Friday, July 20, 2012

The 2011 Mid-Atlantic Nostalgia Convention Recap

The 2011 Mid-Atlantic Nostalgia Convention was a big success. Everyone weighs the success of a convention in various forms. The way my wife and I look at it, the larger the attendance, the bigger the success. And MANC had the largest crowd ever in September of 2011. (Yes, I'm a little behind with this blog posting.) All of the photos in this blog post are courtesy of Al Stone (unless mentioned), who recently handed me a CD of photos he took at last year's event. Thank you, Al!

Fans line up to get Patty Duke's autograph. (Photo courtesy of Mark Gross.)
Celebrity guests included Jimmy Hunt from the 1954 classic, Invaders From Mars, Lauren Chapin and Billy Gray from Father Knows Best, Davy Jones (who passed away a few months later), Patty Duke, Tony Dow (Wally from Leave it to Beaver), Karen Valentine (from Room 222), Michael Constantine (also from Room 222), and Charles Herbert (The Fly and The Twilight Zone).

Tony Dow, Lauren Chapin and Billy Gray on the Q&A panel.

All of the guests were remarkable. Davy Jones was not even charging for his autograph and posed for photos with his fans. No one left the table disappointed. Patty Duke was a sweetheart. When she participated in the Q&A session on stage, the event room was standing-room only. On one particular afternoon, a woman brought her daughter to the show to meet Patty Duke. It seems the daughter recently watched The Miracle Worker in high school and wanted to meet the woman who played Helen Keller. Having discovered she forgot her DVD at home, which she wanted to get autographed, Patty Duke graciously picked up a DVD copy off her table, tore the plastic wrap off and signed the insert for the young girl. No charge. Talk about class.

Patty Duke chats with the audience during the Q&A Session.

The Mid-Atlantic Nostalgia Convention (or MANC as many people refer to it) offers more than 150 vendor tables and nine or ten celebrities. MANC offers slide show seminars every hour. Among the highlights this year was a salute to Buck Rogers. The interplanetary hero appeared in comic strips, pulps, movies, radio and television and became an important part of American pop culture. The phenomenon paralleled the development of space technology in the 20th century and introduced Americans to outer space as a familiar environment for swashbuckling adventure. Not only were attendees treated to a superb slide show presentation by Maury Cagle, but a special display was put on by the Solar Guard Fan Club and the Radio & Television Museum in Bowie, Maryland.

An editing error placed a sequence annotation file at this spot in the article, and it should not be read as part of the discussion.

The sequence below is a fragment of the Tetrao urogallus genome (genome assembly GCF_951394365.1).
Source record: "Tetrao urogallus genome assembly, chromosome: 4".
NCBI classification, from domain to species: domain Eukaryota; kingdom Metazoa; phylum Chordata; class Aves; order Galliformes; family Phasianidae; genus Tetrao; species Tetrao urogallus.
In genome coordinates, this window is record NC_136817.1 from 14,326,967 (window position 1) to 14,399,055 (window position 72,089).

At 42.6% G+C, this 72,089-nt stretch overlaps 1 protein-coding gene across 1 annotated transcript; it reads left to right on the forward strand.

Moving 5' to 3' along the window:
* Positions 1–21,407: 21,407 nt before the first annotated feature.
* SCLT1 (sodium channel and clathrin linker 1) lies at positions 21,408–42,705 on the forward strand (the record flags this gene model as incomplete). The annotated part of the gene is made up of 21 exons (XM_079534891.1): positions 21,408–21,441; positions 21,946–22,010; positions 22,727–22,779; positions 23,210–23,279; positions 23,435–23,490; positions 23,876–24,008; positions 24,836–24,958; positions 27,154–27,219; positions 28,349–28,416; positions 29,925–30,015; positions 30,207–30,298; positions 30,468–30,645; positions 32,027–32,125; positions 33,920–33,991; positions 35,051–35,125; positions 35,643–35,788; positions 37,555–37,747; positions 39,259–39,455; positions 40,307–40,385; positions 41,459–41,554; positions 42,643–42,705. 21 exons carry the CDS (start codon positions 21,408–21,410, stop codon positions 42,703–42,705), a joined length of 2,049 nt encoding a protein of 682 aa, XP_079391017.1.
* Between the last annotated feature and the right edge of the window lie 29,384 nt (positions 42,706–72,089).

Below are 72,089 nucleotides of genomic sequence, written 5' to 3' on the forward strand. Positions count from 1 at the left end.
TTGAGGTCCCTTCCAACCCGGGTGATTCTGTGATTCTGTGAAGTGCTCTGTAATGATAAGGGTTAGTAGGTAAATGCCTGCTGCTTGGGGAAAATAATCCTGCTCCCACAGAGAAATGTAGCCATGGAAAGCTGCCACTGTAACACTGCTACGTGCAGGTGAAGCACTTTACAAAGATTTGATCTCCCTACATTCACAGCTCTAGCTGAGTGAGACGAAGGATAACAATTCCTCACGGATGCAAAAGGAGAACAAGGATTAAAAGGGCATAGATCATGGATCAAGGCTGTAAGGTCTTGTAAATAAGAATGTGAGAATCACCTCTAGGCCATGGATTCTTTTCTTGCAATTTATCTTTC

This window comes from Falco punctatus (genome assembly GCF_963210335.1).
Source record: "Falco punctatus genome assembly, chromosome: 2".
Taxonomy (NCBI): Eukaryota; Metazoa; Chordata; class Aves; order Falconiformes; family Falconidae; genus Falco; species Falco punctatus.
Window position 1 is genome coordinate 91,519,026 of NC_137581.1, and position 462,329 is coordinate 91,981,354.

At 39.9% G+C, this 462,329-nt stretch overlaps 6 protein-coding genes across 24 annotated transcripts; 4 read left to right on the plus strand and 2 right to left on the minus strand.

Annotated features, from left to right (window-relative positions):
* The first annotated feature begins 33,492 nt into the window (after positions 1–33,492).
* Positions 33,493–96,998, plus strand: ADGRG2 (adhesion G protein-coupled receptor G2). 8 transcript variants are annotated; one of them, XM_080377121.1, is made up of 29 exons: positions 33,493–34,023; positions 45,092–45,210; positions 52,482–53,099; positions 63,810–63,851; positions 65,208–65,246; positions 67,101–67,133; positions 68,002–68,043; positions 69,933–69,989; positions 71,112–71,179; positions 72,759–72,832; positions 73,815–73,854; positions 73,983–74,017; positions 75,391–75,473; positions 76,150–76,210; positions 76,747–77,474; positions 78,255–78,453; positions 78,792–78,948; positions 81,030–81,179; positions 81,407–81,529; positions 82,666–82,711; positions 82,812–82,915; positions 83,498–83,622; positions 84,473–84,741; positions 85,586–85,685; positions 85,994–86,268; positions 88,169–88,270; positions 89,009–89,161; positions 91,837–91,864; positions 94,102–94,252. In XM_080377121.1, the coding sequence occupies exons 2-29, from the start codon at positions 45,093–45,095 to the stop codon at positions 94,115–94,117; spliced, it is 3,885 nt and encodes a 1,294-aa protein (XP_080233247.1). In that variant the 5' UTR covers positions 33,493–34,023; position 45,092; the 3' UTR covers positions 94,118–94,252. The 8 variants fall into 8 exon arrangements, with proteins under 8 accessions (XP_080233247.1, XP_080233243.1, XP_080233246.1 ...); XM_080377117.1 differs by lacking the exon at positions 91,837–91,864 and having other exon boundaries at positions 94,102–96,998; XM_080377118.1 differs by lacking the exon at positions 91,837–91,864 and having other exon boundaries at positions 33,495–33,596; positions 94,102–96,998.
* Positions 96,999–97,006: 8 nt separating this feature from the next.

Karen Valentine, Michael Constantine and Davy Jones.

Norman Cavey and Bruce Barrett put together a great slide show about The Enchanted Forest, an amusement park in Maryland that once rivaled Walt Disney World in Florida. The park has been closed for two decades and the restoration and preservation of The Enchanted Forest has become a volunteer project. Thanks to Norman and Bruce, attendees were treated to a documentary approach (with tons of rare photographs) of what the theme park was like during its heydey. A scale model of the entire park was also on display.

Larry Storch from F-Troop stopped by.
The convention also features a movie room which screens rare films 24 hours a day, for three and a half days. Among the highlights was a 1954 wrestling grudge match as it aired on television, World War II cartoons, the "lost" 1932 movie Beauty Parlor, the 1912 Queen Elizabeth movie starring the great Sarah Bernhardt.... well, you get the idea.

Old-Time Radio shows are also re-created on stage. Don Ramlow and his wife Mary put on two masterful re-creations and shares the MANC vision of producing "lost" radio plays. That is, radio scripts from the 1930s, 40s and 50s are used for the stage performances but the scripts chosen are for episodes collectors have never heard. Radio broadcasts not known to exist in recorded form. This way attendees get to enjoy a new adventure.

There is also a charity auction designed to benefit the St. Jude Children's Research Hospital. Elizabeth Taylor's autograph went for almost $300! Of course, we have a story behind that one. Last year we wrote to a number of celebrities asking them to donate an autographed photo for the auction. The day after the 2010 convention, a signed photo from Elizabeth Taylor arrived in the mail box. So we figured to wait and hold on to it for next year. Well, Taylor passed away since then so we were not concerned about including the envelope the photo came in, with the auction prize. After all, it's not like they could write to her. This might have been the last time anyone could buy a legit Elizabeth Taylor autograph. And the bidding went high!

Fans even come in costume!
Among the vendors are Bear Manor Media Publishing, VCI Entertainment, Scarlet: The Film Magazine, and many other national labels as well as locals and private collectors. Movie posters, books, DVDs, and much more are offered for sale and many times at rock bottom prices.

Personally, I attend a dozen conventions a year. Every event has their own flavor and decor. The crowds are always friendly. But at a time where an aging fanbase and a declined economy are taking their toll, MANC is proud to have an increase in attendance every year. Last year MANC almost hit 1,500 attendees. This is something very few conventions can brag about. It shows future stability for an event designed to bring everyone together for three days and share a common interest.

The 2012 MANC will be held three weeks from now. If you ever considered attending, make your plans now. I also encourage you to check out the web-site. Even if you do not plan to attend this year, the web-site has tons of fascinating articles worthy of checking out. From Batman, Terry and the Pirates, Howdy Doody, Celeste Holm, Andy Griffith and many others. It will keep you busy reading more nostalgic goodies for an hour or two.